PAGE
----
UK faces shortage of wine and liquor before Christmas

- Advertisement -

The warning was made in a letter sent by the UK Wine and Spirits Trade Association (WTSA) to UK Transport Secretary Grant Shapps last week. It was signed by 48 members of the industry association, including champagne and cognac maker Mot Hennessy, who owns LVMH ,LVMHF,, and Laurent-Perrier.

“This is an urgent issue for our businesses, and it is imperative that [the UK] The government takes immediate steps to help mitigate the impact of the driver shortage crisis ahead of the Christmas period,” the letter said.

- Advertisement -

Beverage industry urges government to extend one more year The temporary visa program allows drivers from abroad to make up the shortfall. The three-month program is scheduled to end on February 28 next year.

“We are already seeing major delays in wine and spirits delivery times, which are driving up costs and limiting the range of products available to UK consumers,” WSTA Chief Executive Miles Beale said in a statement. “


Organization said some of its members were taking up to five times longer than it was a year ago to import wines and spirits. Also said rising cost Importers have been passed over by freight forwarders to pay more for scarce drivers.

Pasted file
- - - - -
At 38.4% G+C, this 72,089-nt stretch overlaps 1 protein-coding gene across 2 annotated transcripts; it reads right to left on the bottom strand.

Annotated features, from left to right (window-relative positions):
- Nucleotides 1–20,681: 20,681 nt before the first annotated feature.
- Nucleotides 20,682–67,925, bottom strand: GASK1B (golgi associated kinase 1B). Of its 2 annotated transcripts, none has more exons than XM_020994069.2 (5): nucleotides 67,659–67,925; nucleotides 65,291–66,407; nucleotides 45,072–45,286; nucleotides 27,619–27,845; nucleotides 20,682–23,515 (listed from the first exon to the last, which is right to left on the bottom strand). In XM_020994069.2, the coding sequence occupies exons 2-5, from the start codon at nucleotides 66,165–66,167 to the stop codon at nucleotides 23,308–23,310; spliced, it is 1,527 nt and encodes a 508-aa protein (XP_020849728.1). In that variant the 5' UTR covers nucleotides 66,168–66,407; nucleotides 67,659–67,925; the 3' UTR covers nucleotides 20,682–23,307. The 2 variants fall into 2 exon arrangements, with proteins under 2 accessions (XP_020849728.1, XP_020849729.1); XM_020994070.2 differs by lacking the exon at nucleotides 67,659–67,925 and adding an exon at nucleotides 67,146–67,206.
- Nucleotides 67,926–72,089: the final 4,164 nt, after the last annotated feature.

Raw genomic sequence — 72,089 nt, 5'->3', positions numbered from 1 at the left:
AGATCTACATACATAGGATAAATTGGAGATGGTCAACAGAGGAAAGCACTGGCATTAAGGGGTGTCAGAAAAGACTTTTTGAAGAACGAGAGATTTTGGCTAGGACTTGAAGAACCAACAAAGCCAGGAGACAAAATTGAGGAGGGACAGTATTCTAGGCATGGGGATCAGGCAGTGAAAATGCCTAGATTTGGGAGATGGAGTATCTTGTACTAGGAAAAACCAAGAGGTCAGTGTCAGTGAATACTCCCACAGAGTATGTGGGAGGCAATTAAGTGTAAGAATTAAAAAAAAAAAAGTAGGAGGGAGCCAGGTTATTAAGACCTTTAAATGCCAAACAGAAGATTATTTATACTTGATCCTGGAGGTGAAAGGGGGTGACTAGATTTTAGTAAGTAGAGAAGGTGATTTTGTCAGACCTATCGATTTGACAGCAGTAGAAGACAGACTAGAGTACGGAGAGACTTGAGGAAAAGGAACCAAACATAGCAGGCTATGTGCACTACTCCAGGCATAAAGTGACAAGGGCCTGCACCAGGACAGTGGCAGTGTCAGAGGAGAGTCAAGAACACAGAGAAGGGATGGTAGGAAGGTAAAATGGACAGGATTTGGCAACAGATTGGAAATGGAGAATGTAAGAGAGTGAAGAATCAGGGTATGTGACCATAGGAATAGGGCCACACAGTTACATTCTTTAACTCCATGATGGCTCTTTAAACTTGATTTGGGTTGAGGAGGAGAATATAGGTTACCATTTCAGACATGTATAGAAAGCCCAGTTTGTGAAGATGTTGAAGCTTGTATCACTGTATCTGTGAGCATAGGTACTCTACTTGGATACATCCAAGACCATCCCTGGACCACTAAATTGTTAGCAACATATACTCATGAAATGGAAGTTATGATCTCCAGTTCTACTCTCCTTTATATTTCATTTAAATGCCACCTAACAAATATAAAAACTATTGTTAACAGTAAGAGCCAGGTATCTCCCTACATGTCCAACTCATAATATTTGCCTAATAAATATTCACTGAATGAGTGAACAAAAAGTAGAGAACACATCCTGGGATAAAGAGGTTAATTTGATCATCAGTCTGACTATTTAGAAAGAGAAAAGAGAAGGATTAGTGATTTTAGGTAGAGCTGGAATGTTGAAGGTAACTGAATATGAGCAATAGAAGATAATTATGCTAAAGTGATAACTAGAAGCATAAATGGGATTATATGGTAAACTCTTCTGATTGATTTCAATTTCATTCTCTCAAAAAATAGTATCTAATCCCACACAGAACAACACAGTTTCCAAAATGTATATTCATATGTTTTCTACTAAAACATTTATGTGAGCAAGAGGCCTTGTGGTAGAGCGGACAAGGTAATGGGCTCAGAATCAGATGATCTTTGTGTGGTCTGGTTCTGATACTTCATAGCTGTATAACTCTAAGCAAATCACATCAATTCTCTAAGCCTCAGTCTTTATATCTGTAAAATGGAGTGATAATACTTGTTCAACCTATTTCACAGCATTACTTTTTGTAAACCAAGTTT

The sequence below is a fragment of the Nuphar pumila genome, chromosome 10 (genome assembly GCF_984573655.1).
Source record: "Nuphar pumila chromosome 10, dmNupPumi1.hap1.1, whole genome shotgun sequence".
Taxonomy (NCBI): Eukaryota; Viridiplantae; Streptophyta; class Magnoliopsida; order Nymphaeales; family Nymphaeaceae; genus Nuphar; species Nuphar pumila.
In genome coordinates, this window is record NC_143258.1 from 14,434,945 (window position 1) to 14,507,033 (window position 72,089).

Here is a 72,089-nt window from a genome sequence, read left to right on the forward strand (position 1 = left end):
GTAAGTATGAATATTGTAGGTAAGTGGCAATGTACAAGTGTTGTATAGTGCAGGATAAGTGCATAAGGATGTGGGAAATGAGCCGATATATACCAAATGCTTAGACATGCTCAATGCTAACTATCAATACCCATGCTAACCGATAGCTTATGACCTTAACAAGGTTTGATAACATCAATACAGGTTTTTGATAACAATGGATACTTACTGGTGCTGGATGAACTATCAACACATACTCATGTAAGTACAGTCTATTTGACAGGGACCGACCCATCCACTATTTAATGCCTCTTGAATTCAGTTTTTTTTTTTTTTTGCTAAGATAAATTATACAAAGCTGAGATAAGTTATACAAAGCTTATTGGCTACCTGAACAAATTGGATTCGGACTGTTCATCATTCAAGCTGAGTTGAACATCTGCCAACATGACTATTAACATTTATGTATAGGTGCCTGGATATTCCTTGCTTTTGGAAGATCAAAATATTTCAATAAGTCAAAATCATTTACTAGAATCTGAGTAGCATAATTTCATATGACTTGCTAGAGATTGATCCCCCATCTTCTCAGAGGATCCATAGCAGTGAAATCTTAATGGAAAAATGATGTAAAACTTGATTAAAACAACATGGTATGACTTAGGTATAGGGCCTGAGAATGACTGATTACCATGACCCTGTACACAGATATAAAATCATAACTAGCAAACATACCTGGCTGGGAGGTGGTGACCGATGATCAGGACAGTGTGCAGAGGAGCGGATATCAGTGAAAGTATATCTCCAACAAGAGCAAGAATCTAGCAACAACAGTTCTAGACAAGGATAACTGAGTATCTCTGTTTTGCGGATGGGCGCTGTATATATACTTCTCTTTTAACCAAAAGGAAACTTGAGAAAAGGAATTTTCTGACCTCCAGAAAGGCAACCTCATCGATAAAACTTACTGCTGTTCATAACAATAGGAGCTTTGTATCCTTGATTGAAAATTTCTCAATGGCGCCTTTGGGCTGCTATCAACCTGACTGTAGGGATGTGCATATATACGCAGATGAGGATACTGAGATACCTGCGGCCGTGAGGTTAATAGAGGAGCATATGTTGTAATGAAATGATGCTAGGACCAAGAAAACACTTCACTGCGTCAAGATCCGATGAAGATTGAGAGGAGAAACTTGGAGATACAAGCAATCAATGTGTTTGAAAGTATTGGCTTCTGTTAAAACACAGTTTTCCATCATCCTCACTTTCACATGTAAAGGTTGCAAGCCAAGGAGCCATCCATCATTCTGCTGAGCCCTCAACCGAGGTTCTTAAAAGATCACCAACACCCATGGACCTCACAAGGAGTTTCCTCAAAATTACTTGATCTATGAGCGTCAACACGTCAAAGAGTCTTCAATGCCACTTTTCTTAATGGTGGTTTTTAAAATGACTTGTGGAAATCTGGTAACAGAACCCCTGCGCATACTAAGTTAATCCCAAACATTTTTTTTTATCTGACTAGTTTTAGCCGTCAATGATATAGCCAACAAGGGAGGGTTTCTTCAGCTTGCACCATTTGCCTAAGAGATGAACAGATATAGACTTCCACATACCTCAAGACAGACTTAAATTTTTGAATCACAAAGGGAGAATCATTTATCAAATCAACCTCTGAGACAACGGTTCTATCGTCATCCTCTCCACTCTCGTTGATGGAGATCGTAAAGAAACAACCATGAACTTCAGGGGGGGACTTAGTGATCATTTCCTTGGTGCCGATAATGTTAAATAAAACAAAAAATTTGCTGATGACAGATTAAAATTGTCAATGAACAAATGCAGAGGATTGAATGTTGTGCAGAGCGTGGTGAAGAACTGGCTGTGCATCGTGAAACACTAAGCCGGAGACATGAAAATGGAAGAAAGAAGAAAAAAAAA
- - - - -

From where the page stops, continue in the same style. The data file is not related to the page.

“This is particularly a concern for small and medium enterprises which are unable to compete with larger businesses to attract drivers,” the industry body said.

- Advertisement -

Granthshala Business has contacted the UK government for its response.

Supermarkets have been battling for months The country’s departure from the European Union was partly due to a supply chain shortfall due to the pandemic and labor shortages to keep its shelves fully stocked.

Some EU workers left after Brexit, and new UK immigration rules forced farms, food processing factories and trucking companies to no longer recruit from the EU.

The government issued 5,000 temporary visas for foreign drivers, but the UK’s Road Haulage Association has said the UK needs 100,000 more drivers to meet demand.

Farmers, bankers, retailers, logistics firms and restaurateurs have warned the government in recent months that strict immigration rules were imposed after Britain left the European Union, making it difficult for them to find workers and run their businesses. Is.


Credit :

- Advertisement -
Mail Us For  DMCA / Credit  Notice

Recent Articles

Stay on top - Get the daily news in your inbox

Related Stories